Data Science Texts

Discover what you don't know, and attack your weaknesses!

Compiled Languages

Strongly Recommended Prerequisites

Recommended Prerequisites

The main practical difference between a compiled language and a scripting language is that a compiled language must go through the process of compilation prior to being run. Compiled languages tend to be closer to the machine than scripting languages, so you are more likely to have to think about how a computer actually works to use a compiled language compared to a scripting language. This proximity can be advantageous in that it allows you to ensure a computation is performed in way that is fast for a specific device. However, this computational advantage often comes at the price of increased development time.

Although two scripting languages dominate data science, there are a variety of compiled languages used, such as: C, C++, Java, Fortran, etc. It's hard to give good advice about which ones to learn, as they all have their pros and cons. If you don't know a compiled language, you should investigate the compiled languages used in areas and companies you're most interested in. We're only familiar with the books on C/C++, so we can only recommend book related to those languages.

Recommended Books: C++

  1. C++ Primer Plus

    Stephen Prata

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    • In-text exercises
    • Answers to some exercises
    • Code examples

    This is a great book for learning C++. It does not require you to have a programming background, it has lots of good exercises, and the author has a good sense of humor so this is about as engaging of a programming language textbook as you can expect. Some people feel that it does not teach the best practices according to the modern C++ standard, but we think it's still a good introduction.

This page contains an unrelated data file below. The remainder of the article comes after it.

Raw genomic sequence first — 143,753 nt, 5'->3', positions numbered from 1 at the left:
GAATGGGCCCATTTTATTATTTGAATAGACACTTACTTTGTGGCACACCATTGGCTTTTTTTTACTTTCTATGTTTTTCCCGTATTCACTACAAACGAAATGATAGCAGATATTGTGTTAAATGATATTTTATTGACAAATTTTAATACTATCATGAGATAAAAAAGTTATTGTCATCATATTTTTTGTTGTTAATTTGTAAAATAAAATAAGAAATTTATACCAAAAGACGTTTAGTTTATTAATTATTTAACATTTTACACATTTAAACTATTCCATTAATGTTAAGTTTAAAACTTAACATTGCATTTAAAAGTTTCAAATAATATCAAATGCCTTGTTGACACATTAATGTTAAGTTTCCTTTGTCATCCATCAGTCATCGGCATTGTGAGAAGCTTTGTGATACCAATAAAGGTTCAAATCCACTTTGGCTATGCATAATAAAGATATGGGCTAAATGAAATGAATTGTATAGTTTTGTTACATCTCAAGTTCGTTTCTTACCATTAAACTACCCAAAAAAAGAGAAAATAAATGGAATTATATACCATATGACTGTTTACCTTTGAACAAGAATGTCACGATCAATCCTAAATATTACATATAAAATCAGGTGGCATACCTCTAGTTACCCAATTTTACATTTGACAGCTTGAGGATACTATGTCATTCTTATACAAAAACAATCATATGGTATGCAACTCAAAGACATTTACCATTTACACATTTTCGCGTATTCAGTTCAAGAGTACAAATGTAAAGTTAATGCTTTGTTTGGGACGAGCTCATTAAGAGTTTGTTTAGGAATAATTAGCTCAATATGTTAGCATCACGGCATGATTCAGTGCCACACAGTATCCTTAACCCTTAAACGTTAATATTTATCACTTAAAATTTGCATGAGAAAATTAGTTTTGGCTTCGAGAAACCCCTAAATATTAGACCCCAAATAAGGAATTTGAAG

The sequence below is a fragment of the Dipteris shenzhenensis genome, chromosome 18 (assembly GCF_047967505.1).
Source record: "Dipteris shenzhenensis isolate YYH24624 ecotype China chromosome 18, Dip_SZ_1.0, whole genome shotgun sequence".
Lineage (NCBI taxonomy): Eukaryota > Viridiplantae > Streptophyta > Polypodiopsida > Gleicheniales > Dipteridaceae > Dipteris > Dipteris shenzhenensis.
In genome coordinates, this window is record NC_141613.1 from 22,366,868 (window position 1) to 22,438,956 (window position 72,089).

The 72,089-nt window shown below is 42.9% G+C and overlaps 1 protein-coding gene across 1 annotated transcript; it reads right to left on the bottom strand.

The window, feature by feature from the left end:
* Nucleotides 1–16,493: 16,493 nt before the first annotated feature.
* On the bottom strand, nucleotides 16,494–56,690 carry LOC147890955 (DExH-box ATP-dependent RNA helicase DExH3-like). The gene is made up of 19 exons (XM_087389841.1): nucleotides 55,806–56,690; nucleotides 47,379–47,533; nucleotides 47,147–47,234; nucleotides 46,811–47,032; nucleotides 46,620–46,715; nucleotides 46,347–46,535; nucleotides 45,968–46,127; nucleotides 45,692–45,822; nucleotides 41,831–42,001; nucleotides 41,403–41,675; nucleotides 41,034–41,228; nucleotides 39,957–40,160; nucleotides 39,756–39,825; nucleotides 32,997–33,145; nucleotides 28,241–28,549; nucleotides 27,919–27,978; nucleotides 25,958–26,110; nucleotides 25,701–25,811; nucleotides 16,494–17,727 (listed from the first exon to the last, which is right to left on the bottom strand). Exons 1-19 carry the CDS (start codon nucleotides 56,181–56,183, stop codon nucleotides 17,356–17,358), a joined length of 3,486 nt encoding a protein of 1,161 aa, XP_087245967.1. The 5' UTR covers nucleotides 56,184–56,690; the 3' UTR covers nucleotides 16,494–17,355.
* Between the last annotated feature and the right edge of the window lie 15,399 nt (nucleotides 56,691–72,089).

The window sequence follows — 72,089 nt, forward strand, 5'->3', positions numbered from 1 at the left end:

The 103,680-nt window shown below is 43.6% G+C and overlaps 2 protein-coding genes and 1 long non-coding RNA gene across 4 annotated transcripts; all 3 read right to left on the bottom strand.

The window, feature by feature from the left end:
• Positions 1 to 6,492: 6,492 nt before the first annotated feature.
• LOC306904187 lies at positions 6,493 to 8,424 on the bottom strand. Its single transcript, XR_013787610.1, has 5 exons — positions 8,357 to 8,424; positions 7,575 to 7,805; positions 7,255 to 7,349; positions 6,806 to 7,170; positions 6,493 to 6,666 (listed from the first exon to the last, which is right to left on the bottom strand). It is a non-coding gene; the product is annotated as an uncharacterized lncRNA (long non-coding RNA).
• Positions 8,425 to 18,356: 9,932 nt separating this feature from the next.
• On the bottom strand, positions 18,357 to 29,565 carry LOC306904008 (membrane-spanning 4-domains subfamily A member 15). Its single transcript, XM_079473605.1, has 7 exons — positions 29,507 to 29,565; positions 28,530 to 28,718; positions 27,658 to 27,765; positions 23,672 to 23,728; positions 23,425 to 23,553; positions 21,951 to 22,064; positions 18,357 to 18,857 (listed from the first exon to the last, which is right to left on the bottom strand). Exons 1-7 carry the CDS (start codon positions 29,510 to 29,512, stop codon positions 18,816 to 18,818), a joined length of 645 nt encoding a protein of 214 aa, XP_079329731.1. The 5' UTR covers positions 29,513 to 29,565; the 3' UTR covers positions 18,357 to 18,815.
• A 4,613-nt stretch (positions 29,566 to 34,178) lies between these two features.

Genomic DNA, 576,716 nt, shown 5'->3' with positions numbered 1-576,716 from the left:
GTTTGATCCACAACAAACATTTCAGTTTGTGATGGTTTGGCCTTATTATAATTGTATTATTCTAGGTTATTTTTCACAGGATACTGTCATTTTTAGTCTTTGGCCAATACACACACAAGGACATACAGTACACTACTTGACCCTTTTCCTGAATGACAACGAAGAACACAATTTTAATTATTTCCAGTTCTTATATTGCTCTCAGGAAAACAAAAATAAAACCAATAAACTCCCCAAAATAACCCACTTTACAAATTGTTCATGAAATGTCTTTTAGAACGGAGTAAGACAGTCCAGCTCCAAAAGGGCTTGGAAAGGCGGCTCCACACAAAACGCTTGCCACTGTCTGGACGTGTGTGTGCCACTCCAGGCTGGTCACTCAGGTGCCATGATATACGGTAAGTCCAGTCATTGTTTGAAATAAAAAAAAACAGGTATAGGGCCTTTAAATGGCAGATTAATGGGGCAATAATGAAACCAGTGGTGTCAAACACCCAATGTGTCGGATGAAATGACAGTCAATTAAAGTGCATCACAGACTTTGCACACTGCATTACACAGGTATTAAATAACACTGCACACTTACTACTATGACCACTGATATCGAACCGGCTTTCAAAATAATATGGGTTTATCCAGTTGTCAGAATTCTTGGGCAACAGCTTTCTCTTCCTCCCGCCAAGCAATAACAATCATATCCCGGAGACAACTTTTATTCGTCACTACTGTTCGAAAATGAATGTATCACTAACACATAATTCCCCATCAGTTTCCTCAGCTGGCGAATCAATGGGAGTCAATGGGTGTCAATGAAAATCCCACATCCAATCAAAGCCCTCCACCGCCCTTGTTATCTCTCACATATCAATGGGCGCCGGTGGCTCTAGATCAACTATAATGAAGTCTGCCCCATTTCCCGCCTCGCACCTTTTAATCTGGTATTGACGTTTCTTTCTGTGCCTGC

2. C++ Primer

    Stanley B. Lippman, Josée Lajoie, and Barbare E. Moo

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    • In-text exercises
    • Code examples

    This book is perhaps a bit more up-to-date than Prata's, and it has some nice organizational touches, such as frequent sidebars and lists of defined terms. We think it's too dry for most people to use for self-study, but if you decide you don't like Prata's sense of humor you may prefer this book. It's also a good refresher if you've been programming in C++ for a while but have forgotten about certain features of the language.

  3. The C++ Programming Language

    Bjarne Stroustrup

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    • Code examples

    We don't recommend trying to learn C++ from this book by its creator unless you are both a very experienced programmer and a badass. Once you've been using C++ for a while, you'll want to pick up a copy as it's as definitive and exhaustive as anything but the standard itself can be (it's infinitely more readable). Stroustrup is a pragmatic guy, and has a lot of good advice to offer for C++ programmers of all walks.

Recommended Books: C

  1. C Primer Plus

    Stephen Prata

    (Image takes you to Amazon.)
    • In-text exercises
    • Answers to some exercises
    • Code examples

    This is book is very similar to C++ Primer Plus, but there's less room for criticism about being modern since C has changed less than C++.